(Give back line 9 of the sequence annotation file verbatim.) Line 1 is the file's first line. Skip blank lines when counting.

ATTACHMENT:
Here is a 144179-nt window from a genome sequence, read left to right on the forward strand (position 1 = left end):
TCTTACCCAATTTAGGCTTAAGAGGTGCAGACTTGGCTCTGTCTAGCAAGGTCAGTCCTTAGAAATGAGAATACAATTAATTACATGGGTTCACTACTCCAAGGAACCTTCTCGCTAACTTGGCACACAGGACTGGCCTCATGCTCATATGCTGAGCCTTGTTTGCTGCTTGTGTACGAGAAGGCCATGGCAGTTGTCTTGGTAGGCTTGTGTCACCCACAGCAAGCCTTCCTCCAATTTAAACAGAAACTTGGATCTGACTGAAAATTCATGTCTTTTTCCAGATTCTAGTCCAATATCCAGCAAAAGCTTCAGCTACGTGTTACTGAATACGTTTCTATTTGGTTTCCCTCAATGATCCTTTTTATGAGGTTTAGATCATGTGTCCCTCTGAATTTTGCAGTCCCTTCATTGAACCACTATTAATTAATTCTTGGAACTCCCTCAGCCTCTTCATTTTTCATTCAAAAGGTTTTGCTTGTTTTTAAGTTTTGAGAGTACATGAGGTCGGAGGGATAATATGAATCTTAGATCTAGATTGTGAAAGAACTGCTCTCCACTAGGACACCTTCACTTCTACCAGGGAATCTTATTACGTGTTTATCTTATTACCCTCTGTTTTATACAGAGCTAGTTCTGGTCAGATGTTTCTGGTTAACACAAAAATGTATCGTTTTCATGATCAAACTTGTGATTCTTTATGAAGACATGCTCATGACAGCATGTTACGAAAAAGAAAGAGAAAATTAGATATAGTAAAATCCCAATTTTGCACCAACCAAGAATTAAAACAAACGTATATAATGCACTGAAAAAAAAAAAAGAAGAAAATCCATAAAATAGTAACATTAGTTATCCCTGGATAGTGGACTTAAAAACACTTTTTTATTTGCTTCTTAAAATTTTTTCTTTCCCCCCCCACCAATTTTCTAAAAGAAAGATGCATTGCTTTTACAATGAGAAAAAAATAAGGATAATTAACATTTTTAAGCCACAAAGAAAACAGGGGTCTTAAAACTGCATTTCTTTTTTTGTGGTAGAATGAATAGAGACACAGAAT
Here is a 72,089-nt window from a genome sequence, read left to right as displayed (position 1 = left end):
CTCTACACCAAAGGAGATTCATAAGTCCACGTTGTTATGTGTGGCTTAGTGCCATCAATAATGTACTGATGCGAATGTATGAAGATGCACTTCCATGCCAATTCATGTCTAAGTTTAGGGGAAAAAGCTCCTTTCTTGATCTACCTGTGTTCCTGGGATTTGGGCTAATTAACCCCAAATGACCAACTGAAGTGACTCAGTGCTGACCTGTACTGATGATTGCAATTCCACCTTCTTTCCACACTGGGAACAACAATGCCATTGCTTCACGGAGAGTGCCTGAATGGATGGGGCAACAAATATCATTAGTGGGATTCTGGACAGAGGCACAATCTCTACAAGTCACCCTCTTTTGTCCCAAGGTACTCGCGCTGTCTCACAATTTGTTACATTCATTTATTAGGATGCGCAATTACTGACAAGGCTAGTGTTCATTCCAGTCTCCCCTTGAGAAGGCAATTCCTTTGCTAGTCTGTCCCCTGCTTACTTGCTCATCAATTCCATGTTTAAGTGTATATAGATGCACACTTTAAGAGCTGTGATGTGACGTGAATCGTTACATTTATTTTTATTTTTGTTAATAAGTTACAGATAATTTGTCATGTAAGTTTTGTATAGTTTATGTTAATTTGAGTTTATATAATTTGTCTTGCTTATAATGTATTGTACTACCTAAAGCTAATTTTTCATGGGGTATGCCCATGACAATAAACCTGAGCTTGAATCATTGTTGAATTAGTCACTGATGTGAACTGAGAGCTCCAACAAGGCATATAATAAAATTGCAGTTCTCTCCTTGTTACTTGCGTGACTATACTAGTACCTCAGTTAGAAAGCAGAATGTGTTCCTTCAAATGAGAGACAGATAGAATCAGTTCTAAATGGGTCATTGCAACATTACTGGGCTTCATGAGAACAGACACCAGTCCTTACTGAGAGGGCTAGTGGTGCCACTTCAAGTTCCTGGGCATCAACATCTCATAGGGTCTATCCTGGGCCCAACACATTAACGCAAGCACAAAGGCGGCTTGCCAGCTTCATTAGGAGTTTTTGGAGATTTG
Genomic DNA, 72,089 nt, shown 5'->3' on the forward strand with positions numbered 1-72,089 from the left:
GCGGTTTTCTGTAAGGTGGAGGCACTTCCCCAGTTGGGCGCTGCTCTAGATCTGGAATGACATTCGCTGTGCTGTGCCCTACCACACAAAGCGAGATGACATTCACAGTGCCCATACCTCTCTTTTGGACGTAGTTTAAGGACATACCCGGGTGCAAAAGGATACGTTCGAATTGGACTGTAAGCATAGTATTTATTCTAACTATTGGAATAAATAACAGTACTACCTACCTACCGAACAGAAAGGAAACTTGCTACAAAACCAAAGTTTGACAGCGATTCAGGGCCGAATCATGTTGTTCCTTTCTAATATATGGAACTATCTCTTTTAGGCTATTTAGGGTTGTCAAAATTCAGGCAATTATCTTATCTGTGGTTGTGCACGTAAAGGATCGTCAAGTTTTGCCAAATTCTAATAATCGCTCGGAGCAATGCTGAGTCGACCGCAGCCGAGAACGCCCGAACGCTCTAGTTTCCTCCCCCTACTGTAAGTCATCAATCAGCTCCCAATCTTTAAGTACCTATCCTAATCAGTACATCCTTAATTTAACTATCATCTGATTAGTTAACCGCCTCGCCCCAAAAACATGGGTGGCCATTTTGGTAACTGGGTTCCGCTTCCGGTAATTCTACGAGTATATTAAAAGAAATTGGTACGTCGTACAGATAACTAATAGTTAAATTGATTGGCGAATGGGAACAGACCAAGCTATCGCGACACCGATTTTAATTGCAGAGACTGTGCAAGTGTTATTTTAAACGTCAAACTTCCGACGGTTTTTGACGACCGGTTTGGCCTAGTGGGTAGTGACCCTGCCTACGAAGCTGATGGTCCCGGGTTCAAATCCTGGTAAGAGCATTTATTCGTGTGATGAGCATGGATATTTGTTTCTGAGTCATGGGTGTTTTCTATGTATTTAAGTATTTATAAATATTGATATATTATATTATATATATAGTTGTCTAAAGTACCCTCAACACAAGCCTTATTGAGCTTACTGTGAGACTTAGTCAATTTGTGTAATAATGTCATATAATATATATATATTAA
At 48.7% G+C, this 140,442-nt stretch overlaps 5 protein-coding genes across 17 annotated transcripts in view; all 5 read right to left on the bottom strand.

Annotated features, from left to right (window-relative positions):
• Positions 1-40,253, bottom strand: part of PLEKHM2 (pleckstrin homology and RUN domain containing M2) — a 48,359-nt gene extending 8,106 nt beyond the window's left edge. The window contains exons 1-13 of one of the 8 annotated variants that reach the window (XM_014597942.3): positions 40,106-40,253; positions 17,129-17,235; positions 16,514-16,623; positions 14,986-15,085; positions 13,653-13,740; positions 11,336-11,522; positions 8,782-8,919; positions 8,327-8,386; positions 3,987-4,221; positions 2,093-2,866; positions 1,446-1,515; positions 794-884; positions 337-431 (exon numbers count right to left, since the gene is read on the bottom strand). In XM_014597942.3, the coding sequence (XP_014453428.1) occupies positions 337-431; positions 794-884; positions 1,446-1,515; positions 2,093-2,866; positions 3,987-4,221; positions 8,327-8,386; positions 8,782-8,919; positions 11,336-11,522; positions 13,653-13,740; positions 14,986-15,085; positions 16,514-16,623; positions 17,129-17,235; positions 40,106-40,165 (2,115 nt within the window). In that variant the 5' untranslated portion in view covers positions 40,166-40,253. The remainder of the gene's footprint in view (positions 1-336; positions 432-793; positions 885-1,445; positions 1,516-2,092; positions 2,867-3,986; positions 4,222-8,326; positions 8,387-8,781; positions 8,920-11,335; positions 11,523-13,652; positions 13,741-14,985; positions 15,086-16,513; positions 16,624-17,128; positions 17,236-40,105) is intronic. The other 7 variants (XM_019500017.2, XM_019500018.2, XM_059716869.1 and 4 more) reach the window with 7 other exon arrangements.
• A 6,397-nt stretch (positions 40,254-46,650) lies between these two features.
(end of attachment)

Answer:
• Positions 1-40,253, bottom strand: part of PLEKHM2 (pleckstrin homology and RUN domain containing M2) — a 48,359-nt gene extending 8,106 nt beyond the window's left edge. The window contains exons 1-13 of one of the 8 annotated variants that reach the window (XM_014597942.3): positions 40,106-40,253; positions 17,129-17,235; positions 16,514-16,623; positions 14,986-15,085; positions 13,653-13,740; positions 11,336-11,522; positions 8,782-8,919; positions 8,327-8,386; positions 3,987-4,221; positions 2,093-2,866; positions 1,446-1,515; positions 794-884; positions 337-431 (exon numbers count right to left, since the gene is read on the bottom strand). In XM_014597942.3, the coding sequence (XP_014453428.1) occupies positions 337-431; positions 794-884; positions 1,446-1,515; positions 2,093-2,866; positions 3,987-4,221; positions 8,327-8,386; positions 8,782-8,919; positions 11,336-11,522; positions 13,653-13,740; positions 14,986-15,085; positions 16,514-16,623; positions 17,129-17,235; positions 40,106-40,165 (2,115 nt within the window). In that variant the 5' untranslated portion in view covers positions 40,166-40,253. The remainder of the gene's footprint in view (positions 1-336; positions 432-793; positions 885-1,445; positions 1,516-2,092; positions 2,867-3,986; positions 4,222-8,326; positions 8,387-8,781; positions 8,920-11,335; positions 11,523-13,652; positions 13,741-14,985; positions 15,086-16,513; positions 16,624-17,128; positions 17,236-40,105) is intronic. The other 7 variants (XM_019500017.2, XM_019500018.2, XM_059716869.1 and 4 more) reach the window with 7 other exon arrangements.